Fundamental Principles for Constructing a Portfolio

Photograph of Mt. Hood in Oregon by John Fitzgerald

Photograph of Mt. Hood in Oregon by John Fitzgerald

The “science” of portfolio construction requires numerous fundamental principles.  Long-term portfolios call for an orientation toward return or growth through proper diversification.  Growth needs to be tempered so as to handle times of recession, deflation, and inflation.  As described in the Harry Browne “Permanent Portfolio” one needs to prepare for the four stages of the market; prosperity, recession, inflation, and deflation.  While we can find ETFs such as VTI to fill the long-term growth requirement and GTU as our inflation hedge, we also need to drill further into the diverse asset classes to examine the correlation percentages between the individual ETFs as well as their correlations based on the percentages held within the portfolio.  It is not sufficient to just pile an array of ETFs or index funds together and call it a diversified portfolio.

While there are many sample portfolios to be found within the ITA Wealth Management blog, not all meet the requirements laid out in the first paragraph.  Slowly, I’m making some course corrections.  While Browne’s Permanent Portfolio has worked very well over the recent past, 50% of the portfolio generates little in the way of income.  Gold and Cash do not provide the yield many investors prefer or need, particularly as they close in on retirement.  We can protect against inflation by including TIP, VNQ, and RWX while at the same time increase yield.  With interest rates about as low as they can go, bonds do not appear all that able to guard against deflation.  Further, deflation does not appear to be the problem we face as investors, although there is no way to be sure so we will likely include some sort of bond combination in the New Portfolio (NP) under consideration.  Watch for the NP to appear within the next two weeks.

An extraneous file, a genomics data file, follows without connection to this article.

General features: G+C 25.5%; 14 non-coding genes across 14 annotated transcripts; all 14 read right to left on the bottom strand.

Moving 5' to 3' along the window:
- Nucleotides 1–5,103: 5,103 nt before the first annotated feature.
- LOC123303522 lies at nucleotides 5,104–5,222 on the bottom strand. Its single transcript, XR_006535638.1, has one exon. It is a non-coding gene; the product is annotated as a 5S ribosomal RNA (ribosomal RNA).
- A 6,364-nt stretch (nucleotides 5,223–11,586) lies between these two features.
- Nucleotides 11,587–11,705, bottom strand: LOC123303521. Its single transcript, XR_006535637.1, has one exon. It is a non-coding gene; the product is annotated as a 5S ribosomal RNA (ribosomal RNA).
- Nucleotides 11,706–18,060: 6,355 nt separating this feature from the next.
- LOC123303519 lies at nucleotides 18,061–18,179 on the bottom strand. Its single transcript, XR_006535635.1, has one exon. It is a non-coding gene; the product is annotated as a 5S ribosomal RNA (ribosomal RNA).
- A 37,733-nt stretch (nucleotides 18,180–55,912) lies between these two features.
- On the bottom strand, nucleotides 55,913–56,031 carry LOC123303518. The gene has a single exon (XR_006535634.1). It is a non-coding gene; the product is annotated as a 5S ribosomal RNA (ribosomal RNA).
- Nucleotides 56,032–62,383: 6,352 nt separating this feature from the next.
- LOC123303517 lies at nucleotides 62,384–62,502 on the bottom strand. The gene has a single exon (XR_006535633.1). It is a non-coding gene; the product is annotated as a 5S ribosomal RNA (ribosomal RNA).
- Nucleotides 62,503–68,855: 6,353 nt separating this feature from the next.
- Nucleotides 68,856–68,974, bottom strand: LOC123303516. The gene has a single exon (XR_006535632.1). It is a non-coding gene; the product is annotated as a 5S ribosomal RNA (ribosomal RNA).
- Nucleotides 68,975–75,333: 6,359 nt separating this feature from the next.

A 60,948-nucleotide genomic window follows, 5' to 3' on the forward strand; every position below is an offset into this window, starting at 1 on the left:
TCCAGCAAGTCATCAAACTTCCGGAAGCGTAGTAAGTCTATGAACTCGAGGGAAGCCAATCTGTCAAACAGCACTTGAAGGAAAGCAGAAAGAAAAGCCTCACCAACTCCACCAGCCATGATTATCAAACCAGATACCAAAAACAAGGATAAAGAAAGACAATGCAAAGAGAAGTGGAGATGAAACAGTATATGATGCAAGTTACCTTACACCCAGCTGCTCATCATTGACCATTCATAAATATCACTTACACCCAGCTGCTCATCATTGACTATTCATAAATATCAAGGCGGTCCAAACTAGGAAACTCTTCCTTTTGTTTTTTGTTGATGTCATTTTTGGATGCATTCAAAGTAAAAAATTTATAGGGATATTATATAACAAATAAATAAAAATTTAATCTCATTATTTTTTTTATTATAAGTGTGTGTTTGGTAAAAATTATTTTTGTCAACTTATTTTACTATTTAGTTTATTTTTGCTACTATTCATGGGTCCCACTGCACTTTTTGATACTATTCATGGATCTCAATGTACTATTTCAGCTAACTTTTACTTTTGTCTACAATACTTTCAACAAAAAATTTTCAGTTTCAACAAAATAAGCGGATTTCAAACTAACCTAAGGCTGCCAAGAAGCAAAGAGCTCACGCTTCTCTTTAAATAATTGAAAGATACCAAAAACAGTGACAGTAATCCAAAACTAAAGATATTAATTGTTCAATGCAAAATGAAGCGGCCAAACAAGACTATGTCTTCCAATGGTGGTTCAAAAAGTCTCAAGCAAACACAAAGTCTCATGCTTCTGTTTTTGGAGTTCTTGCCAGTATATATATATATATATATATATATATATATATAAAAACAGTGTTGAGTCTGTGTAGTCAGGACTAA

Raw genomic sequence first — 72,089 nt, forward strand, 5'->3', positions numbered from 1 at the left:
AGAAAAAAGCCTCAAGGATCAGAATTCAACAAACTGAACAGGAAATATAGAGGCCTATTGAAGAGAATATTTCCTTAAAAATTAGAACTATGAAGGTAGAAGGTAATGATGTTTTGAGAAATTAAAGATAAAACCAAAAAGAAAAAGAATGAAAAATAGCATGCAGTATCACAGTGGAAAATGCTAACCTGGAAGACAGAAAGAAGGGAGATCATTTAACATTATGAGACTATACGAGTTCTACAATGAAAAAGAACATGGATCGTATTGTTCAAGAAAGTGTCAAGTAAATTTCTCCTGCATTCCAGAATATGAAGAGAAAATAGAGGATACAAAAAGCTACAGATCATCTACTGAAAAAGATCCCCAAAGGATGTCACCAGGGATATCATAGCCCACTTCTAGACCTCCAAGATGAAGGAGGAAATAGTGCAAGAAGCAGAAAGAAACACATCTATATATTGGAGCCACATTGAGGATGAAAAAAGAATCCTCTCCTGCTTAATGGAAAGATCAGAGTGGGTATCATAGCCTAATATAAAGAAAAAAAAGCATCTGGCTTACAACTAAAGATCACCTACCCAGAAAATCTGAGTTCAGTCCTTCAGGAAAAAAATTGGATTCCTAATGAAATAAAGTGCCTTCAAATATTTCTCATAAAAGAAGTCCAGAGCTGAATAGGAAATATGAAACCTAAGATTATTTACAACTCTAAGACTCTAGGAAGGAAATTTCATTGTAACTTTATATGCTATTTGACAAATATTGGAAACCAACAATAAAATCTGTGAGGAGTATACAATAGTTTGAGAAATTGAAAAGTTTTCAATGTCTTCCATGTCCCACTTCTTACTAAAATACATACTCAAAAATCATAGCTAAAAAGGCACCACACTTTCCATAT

The New Portfolio should satisfy the mathematical requirement of equity orientation and proper diversification.  By proper diversification, each investment should be sufficiently large to contribute to the portfolio performance, while not so large as to matter too much.  The portfolio should include both domestic and non-domestic or international holdings.  The Browne portfolio lacks proper international diversification.  To protect against financial crisis we will include U.S. Treasury instruments such as TLT and TIP.  To hold down portfolio risk we may employ short or ultra-short equity securities at particular times.  I expect this to be only in rare situations, but a sample can be included to show the power of including such risk reducing ETFs.

Readers need to keep in mind that there is no perfect portfolio, and even if there were, it would not suit everybody.  If we can come up with an array of investments that have low or reasonable correlations, individuals can adjust the percentages to meet their personal requirements.

A Winter’s Solstice IV

Photo by John Fitzgerald

Photo by John Fitzgerald

Now that we are officially in the winter season, and it is beginning to feel like it, I thought it appropriate to recommend “A Winter’s Solstice IV.”  This CD is slightly out of the ordinary, yet one that contains enjoyable music.  Listen to the samples and see if the music fits your ear.  Here is the evaluation by one Amazon reviewer.

“Perhaps it is possible for one’s immediate circumstance to influence, or bias one’s hearing, but, I have never encountered a mix of vaguely familiar “sounds” that were so completely soothing to the ear, and comforting to the heart as album IV of the Winter Solstice series.  I have many of Windham Hill’s albums, and while each is distinct in musical “flavor” and delivery, this is by far my favorite.  If you don’t own this one I highly recommend it to you!”